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Ronkonkoma branch rush-hour delays expected Thursday as signal box needs to be replaced

The scene of an overturned freight train car,

The scene of an overturned freight train car, west of the Wyandanch LIRR station, on Monday morning, March 30, 2015. Credit: James Carbone

Riders on LIRR's Ronkonkoma branch faced rush-hour delays Wednesday and this morning as crews try to finish building a signal box from scratch after one was crushed in Sunday's freight car derailment, the commuter rail said.

Workers, guided by the original 1987 paper plans for the signal case, toiled into the evening Wednesday to string 500 wires and dozens of other components inside the signal case. They worked in a Garden City railroad facility, hoping to truck the finished box Thursday to the derailment scene, just west of the Wyandanch station.

"Unfortunately, it's not the kind of thing you can duplicate overnight," said William Hogan, assistant chief officer of the Long Island Rail Road, as he watched the work. "The idea is to try to duplicate what we had . . . and put this thing together as quick as we can."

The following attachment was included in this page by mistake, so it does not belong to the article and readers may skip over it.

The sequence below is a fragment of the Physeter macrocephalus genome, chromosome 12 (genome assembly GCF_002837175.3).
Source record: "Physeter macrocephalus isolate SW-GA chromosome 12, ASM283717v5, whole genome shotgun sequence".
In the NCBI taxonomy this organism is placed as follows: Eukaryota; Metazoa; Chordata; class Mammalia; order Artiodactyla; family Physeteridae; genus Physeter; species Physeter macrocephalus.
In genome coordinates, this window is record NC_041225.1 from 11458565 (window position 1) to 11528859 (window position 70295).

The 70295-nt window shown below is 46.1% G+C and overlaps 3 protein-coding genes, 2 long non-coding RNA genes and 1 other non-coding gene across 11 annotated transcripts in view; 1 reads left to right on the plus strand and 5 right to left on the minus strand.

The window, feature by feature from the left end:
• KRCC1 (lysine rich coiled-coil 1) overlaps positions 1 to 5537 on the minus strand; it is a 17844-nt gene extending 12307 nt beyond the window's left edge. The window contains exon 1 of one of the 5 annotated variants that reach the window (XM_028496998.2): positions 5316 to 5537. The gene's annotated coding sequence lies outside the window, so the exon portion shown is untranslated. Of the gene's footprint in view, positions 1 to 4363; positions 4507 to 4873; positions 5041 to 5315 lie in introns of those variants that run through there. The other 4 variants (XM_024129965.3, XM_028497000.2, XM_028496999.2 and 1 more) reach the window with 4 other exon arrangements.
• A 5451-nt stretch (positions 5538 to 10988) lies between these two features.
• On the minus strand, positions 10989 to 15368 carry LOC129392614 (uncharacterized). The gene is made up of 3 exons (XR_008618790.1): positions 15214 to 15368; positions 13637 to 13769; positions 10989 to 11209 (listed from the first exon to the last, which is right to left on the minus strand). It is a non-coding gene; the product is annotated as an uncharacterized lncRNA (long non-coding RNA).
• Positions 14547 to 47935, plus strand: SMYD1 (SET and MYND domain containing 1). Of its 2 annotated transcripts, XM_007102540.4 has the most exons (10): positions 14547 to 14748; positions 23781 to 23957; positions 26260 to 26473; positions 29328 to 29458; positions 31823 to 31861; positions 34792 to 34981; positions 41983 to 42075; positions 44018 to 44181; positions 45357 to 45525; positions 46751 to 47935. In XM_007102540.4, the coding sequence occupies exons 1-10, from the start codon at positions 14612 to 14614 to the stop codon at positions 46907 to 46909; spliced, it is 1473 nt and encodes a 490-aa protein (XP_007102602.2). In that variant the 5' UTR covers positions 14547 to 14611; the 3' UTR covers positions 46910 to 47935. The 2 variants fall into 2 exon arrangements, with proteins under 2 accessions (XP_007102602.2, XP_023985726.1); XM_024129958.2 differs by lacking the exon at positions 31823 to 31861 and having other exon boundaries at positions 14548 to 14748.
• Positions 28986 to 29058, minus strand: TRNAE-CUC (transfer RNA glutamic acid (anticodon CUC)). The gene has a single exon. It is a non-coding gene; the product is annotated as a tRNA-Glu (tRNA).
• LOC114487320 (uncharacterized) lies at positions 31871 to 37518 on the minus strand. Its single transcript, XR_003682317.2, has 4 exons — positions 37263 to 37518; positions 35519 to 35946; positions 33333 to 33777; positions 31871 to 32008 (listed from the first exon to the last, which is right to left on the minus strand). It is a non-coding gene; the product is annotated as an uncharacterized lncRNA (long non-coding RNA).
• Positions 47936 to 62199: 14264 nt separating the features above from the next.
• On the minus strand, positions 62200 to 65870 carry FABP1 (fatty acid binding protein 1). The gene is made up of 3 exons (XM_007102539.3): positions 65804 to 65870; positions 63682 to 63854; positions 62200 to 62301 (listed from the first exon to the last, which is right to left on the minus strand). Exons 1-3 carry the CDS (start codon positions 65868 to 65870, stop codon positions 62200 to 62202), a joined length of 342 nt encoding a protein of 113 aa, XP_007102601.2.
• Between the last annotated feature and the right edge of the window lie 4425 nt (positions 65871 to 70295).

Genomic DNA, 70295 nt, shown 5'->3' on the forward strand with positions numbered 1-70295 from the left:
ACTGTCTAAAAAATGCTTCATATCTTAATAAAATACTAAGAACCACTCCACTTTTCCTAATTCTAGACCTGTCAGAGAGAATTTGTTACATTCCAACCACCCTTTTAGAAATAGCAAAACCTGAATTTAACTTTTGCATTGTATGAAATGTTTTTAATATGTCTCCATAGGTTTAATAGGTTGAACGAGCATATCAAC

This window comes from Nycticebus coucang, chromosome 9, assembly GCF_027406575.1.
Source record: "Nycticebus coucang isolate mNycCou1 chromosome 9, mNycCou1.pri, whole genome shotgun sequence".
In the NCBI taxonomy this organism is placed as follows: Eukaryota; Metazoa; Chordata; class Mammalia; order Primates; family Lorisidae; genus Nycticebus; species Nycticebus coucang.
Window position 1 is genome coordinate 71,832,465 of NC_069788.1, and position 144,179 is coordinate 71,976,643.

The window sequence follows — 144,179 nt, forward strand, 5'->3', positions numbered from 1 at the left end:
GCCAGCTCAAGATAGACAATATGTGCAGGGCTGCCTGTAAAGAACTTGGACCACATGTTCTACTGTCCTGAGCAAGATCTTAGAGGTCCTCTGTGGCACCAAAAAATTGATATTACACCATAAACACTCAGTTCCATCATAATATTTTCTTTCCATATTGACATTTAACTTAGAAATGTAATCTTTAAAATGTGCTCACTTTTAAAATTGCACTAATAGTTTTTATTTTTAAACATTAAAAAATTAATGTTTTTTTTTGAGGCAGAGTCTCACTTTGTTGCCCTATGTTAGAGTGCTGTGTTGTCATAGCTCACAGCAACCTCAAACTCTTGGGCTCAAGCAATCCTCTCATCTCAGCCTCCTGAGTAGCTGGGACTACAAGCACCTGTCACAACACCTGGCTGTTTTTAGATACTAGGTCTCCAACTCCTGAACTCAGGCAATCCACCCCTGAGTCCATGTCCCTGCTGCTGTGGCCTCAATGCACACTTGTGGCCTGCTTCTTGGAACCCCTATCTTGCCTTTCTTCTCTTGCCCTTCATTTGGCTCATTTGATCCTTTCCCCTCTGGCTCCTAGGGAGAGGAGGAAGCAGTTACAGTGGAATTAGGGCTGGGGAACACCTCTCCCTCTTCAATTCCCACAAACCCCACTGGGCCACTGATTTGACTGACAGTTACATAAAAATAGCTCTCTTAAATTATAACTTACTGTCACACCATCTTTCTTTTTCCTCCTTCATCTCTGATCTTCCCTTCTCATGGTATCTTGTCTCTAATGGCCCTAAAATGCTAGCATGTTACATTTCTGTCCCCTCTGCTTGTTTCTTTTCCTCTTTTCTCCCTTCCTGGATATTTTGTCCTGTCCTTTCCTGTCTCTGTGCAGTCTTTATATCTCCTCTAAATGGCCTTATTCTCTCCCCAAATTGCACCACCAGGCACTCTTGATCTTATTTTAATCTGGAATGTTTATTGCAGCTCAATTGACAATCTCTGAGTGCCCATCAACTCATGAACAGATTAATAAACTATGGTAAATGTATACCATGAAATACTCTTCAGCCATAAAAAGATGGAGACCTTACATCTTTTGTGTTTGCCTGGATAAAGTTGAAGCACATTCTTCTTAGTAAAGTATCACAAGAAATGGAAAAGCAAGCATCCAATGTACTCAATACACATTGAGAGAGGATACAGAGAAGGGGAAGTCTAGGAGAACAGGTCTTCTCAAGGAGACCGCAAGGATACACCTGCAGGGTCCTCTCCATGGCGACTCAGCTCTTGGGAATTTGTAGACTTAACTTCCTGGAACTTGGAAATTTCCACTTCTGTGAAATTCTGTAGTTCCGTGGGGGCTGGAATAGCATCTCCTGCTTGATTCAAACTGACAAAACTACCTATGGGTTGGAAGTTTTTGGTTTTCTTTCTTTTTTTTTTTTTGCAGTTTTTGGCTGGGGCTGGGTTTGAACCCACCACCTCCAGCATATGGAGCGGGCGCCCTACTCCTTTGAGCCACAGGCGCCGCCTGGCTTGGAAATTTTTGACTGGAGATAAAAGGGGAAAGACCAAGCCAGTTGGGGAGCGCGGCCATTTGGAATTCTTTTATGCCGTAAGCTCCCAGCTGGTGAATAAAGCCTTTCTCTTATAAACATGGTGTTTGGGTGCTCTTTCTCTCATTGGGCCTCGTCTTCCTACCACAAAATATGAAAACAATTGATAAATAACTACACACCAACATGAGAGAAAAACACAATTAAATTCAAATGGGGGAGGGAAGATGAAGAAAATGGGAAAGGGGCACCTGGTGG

Crews of six or so have been rotating in rebuilding around the clock, but still, Thursday will be the fourth day of abnormal schedules on the branch.

Besides delays of up to 25 minutes, two eastbound trains will be partially canceled this morning and bus service provided, the LIRR said.

The 5:11 a.m. train from Penn Station will end at Farmingdale, but riders headed for stations east of Farmingdale must get off at Hicksville, where buses will take them for the rest of their trips. The 7:54 a.m. train from Deer Park to Riverhead will originate in Ronkonkoma at 8:10 a.m.; Deer Park, Brentwood and Central Islip customers will be bused.

If all goes well, the box will be installed Thursday, said LIRR spokesman Aaron Donovan.

The case, the size of two big refrigerators, also houses all circuitry for three crossings and governs the railroad's speed control system, which is why the LIRR has been operating under reduced speed near the site. It had 30-year-old components no longer in production, Hogan said.

The New York and Atlantic Railway car that derailed was carrying lumber. Officials at the Queens-based company could not be reached Wednesday.

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